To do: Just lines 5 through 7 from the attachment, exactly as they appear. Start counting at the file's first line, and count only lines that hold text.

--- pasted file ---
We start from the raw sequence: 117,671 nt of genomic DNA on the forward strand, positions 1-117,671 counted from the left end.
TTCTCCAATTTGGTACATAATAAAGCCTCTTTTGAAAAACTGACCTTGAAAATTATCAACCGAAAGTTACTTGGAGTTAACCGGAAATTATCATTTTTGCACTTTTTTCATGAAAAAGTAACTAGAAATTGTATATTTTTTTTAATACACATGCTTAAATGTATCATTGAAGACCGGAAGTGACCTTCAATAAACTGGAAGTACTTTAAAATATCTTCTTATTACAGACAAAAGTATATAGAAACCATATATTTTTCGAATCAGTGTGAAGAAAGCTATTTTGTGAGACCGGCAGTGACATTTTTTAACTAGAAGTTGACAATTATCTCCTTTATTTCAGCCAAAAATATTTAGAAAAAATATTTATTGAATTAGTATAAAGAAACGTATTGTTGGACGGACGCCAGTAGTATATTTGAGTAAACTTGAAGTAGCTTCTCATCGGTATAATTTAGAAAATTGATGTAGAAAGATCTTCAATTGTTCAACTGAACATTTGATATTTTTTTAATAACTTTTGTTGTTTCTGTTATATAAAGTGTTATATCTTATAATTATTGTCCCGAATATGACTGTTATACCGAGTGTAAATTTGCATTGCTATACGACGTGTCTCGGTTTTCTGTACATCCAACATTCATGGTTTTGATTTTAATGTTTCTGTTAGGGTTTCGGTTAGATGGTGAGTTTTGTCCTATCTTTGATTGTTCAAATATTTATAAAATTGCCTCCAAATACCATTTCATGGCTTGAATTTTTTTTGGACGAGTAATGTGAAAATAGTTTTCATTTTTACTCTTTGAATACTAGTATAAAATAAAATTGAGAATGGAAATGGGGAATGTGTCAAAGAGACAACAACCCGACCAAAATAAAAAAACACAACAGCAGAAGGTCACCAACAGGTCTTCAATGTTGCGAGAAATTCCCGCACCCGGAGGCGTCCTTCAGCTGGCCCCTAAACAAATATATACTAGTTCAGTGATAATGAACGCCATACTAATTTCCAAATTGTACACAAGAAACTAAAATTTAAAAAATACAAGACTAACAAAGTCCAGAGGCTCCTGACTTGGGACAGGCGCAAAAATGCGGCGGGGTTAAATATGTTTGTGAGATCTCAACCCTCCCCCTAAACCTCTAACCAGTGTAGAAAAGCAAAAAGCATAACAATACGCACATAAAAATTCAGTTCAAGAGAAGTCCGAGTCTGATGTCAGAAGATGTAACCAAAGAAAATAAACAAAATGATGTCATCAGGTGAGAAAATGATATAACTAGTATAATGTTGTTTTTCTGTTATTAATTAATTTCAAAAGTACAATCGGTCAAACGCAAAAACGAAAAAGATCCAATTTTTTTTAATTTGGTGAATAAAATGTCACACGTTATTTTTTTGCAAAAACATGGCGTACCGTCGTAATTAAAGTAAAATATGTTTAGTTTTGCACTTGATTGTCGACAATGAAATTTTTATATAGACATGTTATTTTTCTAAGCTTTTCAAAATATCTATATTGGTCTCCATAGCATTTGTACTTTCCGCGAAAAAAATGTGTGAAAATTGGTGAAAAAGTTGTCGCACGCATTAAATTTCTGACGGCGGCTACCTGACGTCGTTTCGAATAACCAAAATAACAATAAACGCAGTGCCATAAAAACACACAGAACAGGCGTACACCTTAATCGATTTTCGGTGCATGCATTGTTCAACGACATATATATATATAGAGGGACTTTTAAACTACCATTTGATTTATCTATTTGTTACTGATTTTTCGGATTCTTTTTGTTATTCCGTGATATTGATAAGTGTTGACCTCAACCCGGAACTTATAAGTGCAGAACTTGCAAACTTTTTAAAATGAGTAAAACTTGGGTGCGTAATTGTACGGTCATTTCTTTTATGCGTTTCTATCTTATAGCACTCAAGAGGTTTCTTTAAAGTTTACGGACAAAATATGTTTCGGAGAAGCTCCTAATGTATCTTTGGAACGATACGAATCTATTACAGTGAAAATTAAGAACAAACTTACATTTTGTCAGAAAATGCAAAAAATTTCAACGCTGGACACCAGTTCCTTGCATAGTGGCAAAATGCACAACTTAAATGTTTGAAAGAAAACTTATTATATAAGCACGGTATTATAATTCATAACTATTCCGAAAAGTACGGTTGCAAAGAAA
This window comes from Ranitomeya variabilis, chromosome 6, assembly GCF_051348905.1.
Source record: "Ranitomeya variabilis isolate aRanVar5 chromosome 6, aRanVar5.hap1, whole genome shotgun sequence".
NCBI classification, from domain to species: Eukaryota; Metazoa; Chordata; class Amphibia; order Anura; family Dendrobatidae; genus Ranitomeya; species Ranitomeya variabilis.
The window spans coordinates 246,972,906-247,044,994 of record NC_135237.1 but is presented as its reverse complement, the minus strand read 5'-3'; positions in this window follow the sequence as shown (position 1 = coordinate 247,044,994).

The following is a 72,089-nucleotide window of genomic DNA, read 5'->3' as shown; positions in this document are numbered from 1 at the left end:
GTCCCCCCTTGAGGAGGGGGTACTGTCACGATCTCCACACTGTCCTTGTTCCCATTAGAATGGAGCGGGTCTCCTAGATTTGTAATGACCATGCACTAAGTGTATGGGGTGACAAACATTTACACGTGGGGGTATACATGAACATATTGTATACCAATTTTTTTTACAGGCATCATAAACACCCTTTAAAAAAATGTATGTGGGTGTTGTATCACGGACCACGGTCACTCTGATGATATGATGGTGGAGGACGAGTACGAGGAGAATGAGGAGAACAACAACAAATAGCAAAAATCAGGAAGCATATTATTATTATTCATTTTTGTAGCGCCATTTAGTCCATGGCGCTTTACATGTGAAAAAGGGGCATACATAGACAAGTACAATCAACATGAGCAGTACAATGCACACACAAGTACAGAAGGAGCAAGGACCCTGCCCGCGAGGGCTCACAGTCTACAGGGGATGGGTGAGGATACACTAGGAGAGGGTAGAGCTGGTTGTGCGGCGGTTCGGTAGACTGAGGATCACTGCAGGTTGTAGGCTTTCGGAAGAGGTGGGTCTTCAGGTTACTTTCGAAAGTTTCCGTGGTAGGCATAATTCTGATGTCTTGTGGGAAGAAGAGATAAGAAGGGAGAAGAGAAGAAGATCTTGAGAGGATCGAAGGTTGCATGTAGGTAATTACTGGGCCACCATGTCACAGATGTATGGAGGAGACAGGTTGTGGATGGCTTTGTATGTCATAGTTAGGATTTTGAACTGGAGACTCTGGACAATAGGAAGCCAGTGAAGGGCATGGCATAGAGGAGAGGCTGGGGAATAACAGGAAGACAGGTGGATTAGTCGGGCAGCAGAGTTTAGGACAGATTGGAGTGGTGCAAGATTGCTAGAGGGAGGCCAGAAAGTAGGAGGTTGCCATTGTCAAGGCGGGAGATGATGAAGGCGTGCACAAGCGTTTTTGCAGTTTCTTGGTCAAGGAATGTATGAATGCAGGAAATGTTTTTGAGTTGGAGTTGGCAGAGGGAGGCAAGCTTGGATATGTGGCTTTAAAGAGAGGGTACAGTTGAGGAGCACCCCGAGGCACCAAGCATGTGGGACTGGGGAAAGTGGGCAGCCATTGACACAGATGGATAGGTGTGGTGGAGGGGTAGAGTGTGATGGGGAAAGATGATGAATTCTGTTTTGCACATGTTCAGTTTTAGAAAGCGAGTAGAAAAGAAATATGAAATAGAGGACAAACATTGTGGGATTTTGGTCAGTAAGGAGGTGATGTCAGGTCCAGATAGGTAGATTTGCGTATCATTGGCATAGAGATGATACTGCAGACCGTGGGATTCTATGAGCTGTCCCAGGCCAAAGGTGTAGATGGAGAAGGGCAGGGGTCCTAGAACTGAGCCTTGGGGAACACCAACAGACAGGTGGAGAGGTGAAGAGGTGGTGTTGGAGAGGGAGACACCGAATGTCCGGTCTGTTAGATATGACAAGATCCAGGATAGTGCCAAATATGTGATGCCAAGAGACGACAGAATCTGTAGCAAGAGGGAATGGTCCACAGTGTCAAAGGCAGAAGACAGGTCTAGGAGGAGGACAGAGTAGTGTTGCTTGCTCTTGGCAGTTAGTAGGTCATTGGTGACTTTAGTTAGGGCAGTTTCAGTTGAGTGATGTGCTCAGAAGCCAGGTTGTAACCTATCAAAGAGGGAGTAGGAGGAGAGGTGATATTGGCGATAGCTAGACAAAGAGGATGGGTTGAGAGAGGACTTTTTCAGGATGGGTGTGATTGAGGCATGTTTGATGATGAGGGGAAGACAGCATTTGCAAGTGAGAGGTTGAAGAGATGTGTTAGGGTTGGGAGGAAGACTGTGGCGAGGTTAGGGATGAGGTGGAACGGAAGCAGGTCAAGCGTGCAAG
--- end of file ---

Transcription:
NCBI classification, from domain to species: Eukaryota; Metazoa; Chordata; class Amphibia; order Anura; family Dendrobatidae; genus Ranitomeya; species Ranitomeya variabilis.
The window spans coordinates 246,972,906-247,044,994 of record NC_135237.1 but is presented as its reverse complement, the minus strand read 5'-3'; positions in this window follow the sequence as shown (position 1 = coordinate 247,044,994).

The following is a 72,089-nucleotide window of genomic DNA, read 5'->3' as shown; positions in this document are numbered from 1 at the left end: